Note: If you want a quick music stinger for your opening credits, or a sound effect here and there, you can find tons of royalty free music beds and sfx on iTunes. There are lots of sites out there as well, LOTS, so if you feel like digging, go for it. Also for free sounds, my usual go-to site is SoundBible.com. Maybe not the biggest catalog, but it’s FREE, and it’s easy to use/download.
4. Edit and export your recordings. This is fun, but tedious, work. You’ll be taking out extra breath sounds, playing with volume and noise, a LOT. When you’re done (whew!) solo each track and export 192kbps MP3s at 44.1kHz (sounds complicated but it’s a couple of buttons).
5. Upload your files to ACX. Also might sound confusing, but it’s easy. You can see in the video, 1-2-3!
Then, once you’re done, you’re done. ACX takes over and packages up your files, and — assuming you don’t have any problems they come back to you with — they distribute it for you through Amazon, Audible, and Apple iBooks. And you earn a percentage of each sale — in my DIY case, 40%. Amazing!
If you have any questions at all about the process, I’d be happy to answer (or investigate if I don’t have an answer). Just head on over to the Contact page.
About the Book:
SCI-FI ODYSSEY. COMEDY. LOVE STORY. AND OF COURSE… NIKOLA TESLA. I’ll let Chip, the main character tell you more: “I found the journal at work. Well, I don’t know if you’d call it work, but that’s where I found it. It’s the lost journal of Nikola Tesla, one of the greatest inventors and visionaries ever. Before he died in 1943, he kept a notebook filled with spectacular claims and outrageous plans. One of these plans was for an “Interdimensional Transfer Apparatus” – that allowed someone (in this case me and my friend Pete) to travel to other versions of the infinite possibilities around us. Crazy, right? But that’s just where the crazy starts.”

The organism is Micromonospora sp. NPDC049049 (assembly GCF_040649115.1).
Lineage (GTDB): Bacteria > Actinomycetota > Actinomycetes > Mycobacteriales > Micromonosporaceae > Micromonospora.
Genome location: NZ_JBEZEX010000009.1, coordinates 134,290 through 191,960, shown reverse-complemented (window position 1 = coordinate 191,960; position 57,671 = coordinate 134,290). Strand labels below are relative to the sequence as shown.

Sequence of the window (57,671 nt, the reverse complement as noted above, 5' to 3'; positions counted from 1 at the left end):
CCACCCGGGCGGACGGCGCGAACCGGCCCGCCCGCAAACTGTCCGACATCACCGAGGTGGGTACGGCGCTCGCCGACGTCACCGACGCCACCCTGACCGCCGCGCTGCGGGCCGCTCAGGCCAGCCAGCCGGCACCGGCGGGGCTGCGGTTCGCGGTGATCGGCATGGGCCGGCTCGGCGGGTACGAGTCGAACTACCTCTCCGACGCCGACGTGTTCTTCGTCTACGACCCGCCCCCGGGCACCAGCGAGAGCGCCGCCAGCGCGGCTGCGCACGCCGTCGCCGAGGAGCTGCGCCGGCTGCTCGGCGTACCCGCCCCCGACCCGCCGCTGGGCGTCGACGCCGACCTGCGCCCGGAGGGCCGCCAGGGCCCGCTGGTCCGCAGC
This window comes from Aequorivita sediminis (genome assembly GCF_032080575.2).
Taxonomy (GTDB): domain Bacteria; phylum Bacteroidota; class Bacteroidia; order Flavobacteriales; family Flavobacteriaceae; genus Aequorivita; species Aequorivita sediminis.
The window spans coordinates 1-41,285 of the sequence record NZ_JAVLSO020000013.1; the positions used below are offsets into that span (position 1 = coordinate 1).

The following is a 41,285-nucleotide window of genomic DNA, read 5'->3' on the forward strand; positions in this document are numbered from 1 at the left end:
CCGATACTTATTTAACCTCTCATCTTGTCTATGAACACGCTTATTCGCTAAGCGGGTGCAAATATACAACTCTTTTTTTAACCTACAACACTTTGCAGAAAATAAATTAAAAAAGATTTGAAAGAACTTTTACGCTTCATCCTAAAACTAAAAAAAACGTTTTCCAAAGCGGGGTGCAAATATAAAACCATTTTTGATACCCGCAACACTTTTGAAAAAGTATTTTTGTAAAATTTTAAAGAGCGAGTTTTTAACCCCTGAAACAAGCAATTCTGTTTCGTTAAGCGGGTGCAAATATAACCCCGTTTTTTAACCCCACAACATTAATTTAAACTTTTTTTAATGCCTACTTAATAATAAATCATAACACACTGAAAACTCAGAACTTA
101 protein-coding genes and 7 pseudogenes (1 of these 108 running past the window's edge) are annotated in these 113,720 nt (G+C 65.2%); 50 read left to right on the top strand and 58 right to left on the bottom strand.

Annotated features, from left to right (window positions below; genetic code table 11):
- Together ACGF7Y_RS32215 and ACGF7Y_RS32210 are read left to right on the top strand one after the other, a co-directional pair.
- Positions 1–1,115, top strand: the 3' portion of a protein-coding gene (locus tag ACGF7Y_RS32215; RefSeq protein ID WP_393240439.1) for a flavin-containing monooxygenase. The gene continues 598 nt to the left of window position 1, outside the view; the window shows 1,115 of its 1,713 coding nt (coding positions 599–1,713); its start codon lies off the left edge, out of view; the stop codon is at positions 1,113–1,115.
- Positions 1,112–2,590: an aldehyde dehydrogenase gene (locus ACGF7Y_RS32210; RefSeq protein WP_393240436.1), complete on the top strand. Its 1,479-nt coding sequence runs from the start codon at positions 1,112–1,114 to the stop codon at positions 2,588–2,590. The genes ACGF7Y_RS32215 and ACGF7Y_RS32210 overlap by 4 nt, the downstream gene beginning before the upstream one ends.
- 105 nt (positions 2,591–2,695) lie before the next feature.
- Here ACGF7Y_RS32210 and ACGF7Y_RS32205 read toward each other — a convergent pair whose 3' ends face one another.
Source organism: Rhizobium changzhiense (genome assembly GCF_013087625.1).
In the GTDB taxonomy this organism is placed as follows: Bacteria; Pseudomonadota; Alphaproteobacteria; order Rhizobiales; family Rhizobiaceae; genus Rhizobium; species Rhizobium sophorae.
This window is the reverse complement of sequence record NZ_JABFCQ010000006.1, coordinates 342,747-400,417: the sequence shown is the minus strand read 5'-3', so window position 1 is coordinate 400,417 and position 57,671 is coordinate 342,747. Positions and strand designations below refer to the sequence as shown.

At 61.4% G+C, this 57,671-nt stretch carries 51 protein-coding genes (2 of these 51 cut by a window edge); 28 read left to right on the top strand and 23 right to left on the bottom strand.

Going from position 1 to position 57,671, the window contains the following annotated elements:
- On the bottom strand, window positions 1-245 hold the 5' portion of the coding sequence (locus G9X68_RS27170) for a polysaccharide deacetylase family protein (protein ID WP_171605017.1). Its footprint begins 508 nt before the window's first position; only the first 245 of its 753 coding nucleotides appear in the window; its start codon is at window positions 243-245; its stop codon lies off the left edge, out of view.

CHIP’S OFFICIAL DISCLAIMER: This is a work of fiction: the events depicted in the collection of emails did not happen. I have never been in contact with a covert government group attempting to suppress knowledge of the lost journal of Nikola Tesla. I have not been threatened with death if I divulge the secrets contained inside. They did not buy me this handsome jacket (oh crap, you’re reading this – trust me, it looks great on me). They did not come to my place, and liquor me up, and offer to publish this book as a sci-fi comedy novel to throw the public off the trail of the real truth.